Also contributing to its staying power is the matter of cost: Isotretinoin is often covered by insurance. For a cycle of 30 pills, there may be a small co-pay (usually under $20) or you could pay roughly $120 out-of-pocket, depending on your plan and whether you’ve met your deductible. Some promising new acne treatments, however, including lasers, may not be covered, says John Barbieri, MD, a board-certified dermatologist and director of the Advanced Acne Therapeutics Clinic at Brigham and Women’s Hospital in Boston. (A series of three sessions with the buzzy new AviClear laser, for example, can cost $3,000.) “So even if there’s something that might be an alternative, from a practical standpoint, many patients can’t afford it,” he adds. 

And isotretinoin can streamline your acne regimen. “What I love so much about isotretinoin is that you don’t have to use any more creams. You don’t need to go on an antibiotic,” says Dr. Marchbein. In other words, it’s the only medication you need, versus having to combine oral antibiotics or birth control with topical formulas, like prescription retinoids.

The 2023 Risks of Isotretinoin

Isotretinoin, though, isn’t always harmless. Because it works by shutting down your sebaceous glands, it can cause severe dryness on the lips and face. One systematic review found that this dryness affects more than half of isotretinoin patients. The same review also reported other less-common side effects including elevated liver enzymes, headache, decreased appetite, and depressed mood impacting 12 out of 760 patients enrolled in the studies. That’s less than two percent of participants, but the side effects were serious enough that patients withdrew from trials. Other purported side effects (not mentioned in this study) include the risk of inflammatory bowel disease and heightened cholesterol levels.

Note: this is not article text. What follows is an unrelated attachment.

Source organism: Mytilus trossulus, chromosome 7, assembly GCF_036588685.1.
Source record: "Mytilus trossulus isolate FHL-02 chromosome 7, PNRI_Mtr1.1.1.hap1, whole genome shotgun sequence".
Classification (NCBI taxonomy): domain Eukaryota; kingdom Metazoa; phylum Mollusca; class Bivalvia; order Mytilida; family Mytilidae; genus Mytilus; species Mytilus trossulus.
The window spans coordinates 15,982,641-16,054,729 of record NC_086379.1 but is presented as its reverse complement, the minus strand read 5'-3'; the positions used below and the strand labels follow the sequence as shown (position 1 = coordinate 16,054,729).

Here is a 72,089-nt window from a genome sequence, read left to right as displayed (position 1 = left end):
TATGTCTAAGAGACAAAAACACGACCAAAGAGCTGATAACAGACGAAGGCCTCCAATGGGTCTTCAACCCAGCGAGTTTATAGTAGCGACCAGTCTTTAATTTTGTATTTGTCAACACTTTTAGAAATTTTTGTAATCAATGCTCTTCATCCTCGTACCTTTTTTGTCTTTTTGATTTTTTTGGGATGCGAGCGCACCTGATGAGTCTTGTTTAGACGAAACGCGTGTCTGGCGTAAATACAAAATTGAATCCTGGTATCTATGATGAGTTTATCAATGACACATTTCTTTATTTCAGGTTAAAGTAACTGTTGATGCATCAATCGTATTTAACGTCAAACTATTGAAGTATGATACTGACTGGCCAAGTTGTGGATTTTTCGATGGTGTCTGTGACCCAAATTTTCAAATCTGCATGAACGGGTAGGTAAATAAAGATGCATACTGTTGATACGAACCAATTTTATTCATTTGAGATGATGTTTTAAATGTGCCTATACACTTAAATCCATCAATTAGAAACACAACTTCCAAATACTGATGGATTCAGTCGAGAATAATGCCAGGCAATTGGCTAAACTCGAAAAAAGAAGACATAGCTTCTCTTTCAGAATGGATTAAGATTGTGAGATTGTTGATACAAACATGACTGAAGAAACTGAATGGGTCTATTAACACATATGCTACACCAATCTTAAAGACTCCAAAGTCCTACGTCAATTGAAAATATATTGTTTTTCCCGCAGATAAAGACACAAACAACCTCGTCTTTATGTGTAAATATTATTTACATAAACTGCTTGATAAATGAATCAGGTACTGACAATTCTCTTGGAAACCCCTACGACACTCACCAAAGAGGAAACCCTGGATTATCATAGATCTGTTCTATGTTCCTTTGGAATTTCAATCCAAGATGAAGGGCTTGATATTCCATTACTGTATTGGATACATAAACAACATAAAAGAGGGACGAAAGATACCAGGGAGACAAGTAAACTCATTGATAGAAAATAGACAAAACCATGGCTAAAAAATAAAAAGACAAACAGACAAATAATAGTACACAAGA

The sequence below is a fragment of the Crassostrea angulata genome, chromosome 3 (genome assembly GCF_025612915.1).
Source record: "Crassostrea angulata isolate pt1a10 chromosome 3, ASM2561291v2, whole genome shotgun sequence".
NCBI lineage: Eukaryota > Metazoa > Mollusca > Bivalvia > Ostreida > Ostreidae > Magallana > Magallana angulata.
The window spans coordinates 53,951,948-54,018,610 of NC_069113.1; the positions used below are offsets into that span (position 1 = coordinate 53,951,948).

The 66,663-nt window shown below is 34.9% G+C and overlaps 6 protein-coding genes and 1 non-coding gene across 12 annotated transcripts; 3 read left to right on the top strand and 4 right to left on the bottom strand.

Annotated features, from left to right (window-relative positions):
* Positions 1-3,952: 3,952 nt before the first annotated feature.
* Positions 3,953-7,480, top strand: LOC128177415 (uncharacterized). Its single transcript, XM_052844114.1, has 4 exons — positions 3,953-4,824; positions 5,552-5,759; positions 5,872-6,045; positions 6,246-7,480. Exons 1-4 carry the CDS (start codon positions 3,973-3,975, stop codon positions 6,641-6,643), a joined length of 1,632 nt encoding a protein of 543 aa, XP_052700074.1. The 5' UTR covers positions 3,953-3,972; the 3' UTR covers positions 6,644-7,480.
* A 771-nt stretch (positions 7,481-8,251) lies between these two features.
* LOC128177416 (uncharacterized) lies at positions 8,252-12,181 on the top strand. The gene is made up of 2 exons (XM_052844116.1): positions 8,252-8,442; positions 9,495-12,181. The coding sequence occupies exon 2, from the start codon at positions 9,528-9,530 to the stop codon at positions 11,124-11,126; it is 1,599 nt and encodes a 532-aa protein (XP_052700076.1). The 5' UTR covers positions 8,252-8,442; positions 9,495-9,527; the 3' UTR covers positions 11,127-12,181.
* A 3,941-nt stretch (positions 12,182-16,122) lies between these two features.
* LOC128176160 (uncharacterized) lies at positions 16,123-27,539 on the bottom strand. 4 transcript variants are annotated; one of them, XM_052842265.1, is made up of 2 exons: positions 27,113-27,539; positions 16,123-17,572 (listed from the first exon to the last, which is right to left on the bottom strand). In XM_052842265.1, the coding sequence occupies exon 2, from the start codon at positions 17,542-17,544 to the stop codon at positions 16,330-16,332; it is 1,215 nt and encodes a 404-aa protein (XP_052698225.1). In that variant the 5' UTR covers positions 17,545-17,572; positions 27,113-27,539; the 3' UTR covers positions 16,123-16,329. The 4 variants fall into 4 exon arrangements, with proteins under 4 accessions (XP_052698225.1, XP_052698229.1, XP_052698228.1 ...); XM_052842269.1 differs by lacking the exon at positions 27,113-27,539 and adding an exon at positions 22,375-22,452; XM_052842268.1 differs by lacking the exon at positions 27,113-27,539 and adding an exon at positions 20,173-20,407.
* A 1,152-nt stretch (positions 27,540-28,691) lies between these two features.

A key word here, though, is purported. At present, there does not actually appear to be any link between inflammatory bowel disease and isotretinoin. And according to research, isotretinoin may in fact improve mental health. “We have good studies that show us that it usually makes people less depressed and happier because they’re not breaking out with bad cystic acne anymore,” says Dr. Marchbein.

One side effect that’s undisputed, however, is isotretinoin’s potential to cause severe birth defects, which research has shown to include both congenital defects and cognitive impairments. It’s categorized as a teratogenic drug, which describes any agent that causes abnormality after a fetus is exposed to it. “The data that we have for isotretinoin [shows] that it is absolutely not safe in pregnancy at any amount,” says Kavita Shah Arora, MD, a board-certified ob-gyn and bioethicist in Chapel Hill, North Carolina.

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